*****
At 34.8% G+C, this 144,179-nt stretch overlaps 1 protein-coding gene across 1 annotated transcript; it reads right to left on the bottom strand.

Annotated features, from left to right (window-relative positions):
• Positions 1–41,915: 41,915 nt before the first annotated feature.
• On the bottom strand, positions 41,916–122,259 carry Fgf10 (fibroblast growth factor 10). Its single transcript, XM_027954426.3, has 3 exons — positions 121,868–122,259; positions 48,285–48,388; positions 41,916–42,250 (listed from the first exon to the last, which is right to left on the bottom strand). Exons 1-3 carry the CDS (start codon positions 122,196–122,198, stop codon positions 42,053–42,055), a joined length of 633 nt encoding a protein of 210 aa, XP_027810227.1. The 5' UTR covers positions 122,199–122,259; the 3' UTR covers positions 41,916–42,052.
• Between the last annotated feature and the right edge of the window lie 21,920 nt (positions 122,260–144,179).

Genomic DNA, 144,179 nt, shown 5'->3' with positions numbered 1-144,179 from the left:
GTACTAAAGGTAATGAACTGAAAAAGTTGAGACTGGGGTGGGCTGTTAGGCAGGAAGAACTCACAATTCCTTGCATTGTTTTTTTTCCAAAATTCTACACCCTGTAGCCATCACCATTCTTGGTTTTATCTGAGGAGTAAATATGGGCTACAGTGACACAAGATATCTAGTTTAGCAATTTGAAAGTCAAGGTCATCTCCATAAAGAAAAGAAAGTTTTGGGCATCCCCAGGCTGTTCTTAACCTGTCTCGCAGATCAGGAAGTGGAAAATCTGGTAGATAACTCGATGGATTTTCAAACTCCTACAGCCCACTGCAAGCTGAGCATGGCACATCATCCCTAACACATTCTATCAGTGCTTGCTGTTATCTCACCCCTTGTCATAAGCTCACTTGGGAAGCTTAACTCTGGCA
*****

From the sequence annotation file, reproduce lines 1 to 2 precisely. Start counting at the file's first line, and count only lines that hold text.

At 34.8% G+C, this 144,179-nt stretch overlaps 1 protein-coding gene across 1 annotated transcript; it reads right to left on the bottom strand.

Annotated features, from left to right (window-relative positions):